There are times when the best thing for your band is a solid, long term commitment from a player who wants to pitch in, sleep in the van and get paid nothing. And then there are the times where it's better to have a pro on board, even if it means shelling out a couple hundred bucks for a show and a few rehearsals when the rest of the band only got a couple of free beers and barely enough cash for cab fare.
Knowing the difference is part of being a good band leader. And, the only way to do that is by taking an objective, decidedly unemotional look at the situation, summing up all the factors, and taking your very best and most intelligent guess.
The pros and cons of a band member.
All things being equal, you'll probably want one of these when you're first starting out. Why? Because they're cheap and flexible. Band members often operate under an implicit agreement to share the load—both literally and figuratively—and put in equal time for equal pay. And when that pay amounts to little or nothing, they keep on going anyway for the love of the gig.
Great bands have great band members. And, while great band members can be bought, they're not cheap. So when you're first starting out and the budget is tight, your best bet is to find someone who believes in the dream and will stick with it no matter what.
The downside is the lack of leverage inherent in that relationship. As a boss, it's your prerogative to make decisions and expect everyone on the payroll to follow them. In a democracy, you run the risk of being overruled. A visionary and charismatic leader can overcome such obstacles, even in the absence of money, but even he or she might have to go through growing pains and make a few human resource-related mistakes before getting the hang of it.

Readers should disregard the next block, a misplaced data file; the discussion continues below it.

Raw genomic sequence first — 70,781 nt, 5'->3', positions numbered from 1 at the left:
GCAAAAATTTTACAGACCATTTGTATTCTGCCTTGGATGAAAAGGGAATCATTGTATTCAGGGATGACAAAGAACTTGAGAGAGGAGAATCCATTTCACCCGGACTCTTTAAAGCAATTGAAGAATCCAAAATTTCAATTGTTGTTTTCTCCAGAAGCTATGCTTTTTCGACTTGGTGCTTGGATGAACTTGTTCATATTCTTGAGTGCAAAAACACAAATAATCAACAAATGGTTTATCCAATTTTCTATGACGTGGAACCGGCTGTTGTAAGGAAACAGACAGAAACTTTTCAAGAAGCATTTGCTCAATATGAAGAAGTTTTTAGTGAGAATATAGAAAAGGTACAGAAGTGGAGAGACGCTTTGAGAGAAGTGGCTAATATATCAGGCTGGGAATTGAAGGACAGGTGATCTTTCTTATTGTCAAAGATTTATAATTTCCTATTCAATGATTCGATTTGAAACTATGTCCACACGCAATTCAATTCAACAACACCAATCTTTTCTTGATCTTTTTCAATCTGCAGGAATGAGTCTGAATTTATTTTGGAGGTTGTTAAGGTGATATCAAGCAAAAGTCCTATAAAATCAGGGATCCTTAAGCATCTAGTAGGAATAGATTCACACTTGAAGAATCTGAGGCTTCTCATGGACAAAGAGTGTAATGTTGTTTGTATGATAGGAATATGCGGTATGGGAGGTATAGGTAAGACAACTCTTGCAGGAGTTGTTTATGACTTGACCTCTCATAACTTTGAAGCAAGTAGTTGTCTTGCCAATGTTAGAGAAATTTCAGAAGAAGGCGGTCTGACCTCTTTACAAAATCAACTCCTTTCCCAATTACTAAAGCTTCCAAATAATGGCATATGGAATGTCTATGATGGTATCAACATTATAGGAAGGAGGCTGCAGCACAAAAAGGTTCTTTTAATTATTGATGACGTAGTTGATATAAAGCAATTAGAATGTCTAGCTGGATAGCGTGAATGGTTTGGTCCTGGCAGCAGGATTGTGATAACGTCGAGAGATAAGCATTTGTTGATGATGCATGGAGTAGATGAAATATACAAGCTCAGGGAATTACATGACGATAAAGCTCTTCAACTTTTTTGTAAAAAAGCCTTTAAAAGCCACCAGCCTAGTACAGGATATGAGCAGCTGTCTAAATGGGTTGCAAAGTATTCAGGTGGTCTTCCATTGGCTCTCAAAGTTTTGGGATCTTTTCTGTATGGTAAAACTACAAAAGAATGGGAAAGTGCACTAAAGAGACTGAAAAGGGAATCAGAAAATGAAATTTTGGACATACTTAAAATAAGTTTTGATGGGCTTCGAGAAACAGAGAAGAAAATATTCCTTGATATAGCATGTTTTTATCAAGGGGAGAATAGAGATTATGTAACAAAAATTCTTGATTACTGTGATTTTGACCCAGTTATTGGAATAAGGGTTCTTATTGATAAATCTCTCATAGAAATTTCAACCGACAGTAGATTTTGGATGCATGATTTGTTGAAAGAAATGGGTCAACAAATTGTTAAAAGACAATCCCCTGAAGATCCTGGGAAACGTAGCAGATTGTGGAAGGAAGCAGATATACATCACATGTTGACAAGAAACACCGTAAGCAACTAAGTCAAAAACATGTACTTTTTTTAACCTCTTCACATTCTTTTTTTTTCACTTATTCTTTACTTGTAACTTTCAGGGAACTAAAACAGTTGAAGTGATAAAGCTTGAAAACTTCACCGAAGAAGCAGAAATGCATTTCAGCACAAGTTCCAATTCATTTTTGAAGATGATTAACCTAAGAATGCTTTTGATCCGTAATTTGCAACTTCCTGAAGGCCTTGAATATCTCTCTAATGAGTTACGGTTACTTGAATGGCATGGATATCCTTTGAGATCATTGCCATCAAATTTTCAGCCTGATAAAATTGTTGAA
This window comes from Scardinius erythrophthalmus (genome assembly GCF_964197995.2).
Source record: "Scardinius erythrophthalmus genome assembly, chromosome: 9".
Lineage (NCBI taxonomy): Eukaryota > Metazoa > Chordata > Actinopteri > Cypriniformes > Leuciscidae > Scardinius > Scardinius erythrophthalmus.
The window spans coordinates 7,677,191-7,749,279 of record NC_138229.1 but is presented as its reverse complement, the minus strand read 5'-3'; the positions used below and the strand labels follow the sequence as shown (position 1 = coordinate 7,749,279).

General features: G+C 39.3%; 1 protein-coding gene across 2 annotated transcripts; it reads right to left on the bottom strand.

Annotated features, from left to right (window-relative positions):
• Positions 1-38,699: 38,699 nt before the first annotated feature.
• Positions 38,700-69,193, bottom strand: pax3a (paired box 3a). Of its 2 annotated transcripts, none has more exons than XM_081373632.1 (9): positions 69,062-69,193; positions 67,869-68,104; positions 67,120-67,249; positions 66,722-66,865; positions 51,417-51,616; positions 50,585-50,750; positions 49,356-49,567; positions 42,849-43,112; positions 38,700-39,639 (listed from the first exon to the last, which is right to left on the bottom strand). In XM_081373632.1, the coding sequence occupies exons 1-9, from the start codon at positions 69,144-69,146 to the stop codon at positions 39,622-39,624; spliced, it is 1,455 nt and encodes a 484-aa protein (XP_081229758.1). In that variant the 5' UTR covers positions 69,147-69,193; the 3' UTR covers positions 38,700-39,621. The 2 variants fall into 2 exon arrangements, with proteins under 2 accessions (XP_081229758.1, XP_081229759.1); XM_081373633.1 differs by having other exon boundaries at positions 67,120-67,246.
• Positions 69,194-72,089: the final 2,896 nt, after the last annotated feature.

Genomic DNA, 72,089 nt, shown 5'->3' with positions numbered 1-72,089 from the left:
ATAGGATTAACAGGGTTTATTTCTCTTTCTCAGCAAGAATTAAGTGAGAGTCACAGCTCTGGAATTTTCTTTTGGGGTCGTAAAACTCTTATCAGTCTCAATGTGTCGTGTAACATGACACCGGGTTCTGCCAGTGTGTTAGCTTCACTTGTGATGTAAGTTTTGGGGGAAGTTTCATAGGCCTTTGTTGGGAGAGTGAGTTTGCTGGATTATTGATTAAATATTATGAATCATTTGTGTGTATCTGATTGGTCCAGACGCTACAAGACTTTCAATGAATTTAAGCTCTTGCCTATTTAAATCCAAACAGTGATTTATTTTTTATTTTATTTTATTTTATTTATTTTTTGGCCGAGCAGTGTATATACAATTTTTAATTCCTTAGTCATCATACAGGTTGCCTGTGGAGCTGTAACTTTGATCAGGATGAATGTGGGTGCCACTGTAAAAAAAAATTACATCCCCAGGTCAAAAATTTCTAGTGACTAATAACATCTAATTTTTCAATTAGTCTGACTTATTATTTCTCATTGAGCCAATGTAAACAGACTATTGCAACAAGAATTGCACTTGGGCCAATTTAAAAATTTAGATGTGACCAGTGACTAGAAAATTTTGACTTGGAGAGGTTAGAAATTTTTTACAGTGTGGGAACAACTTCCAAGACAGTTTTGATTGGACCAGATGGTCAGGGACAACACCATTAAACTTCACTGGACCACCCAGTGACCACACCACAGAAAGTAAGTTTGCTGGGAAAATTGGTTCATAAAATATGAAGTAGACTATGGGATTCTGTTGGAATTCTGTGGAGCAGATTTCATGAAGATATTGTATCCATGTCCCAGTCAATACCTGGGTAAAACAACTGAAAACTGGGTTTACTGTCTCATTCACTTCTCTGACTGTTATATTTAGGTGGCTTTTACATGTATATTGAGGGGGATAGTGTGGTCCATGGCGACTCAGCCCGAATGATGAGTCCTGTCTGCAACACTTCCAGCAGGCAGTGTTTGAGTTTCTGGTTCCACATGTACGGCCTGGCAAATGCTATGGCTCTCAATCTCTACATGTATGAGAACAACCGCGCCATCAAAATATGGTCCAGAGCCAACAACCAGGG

Quality is another issue. As the saying goes, "you get what you pay for." Pay nothing and you might end up with a bass player who can't count to four or a guitarist who simply refuses to turn down no matter how quiet the rest of the band is playing. Again, these issues can be dealt with, but the ambiguity of the relationship could get in the way, and force some untimely personnel changes.
The pros and cons of a hired gun.
There are many situations where you might want to hire a pro. Maybe you've got a record label showcase coming up and you need to fill out your backup band with undeniably solid musicians. Maybe you're a bit of a control freak and want to make sure your orders will be followed, no matter what. Or maybe the opportunity of a lifetime is just around the corner and there's just not time to bring in a weekend-warrior and get him up to speed.
Whatever the reason, one thing's for sure: hire the right player and he/she will show up on time, learn the parts backwards and forwards, and put in a great show. Because that's what you're paying for. When there's no room for error and the last thing you want to do is leave anything at all to chance, a hired gun might just be the way to go.
The downside: hired guns come and go. If you're looking for a long term relationship, you'll have to pay for it, and that can get very, very expensive. And if the money runs out, your drummer will, too. While working with a freelance musician gives you a non-sticky relationship, your access to that player is subject to price and availability. Often that's ok, but if you're trying to be the nimble, go-anywhere-do-anything band, it's harder when you have to deal with a mercenary's schedule.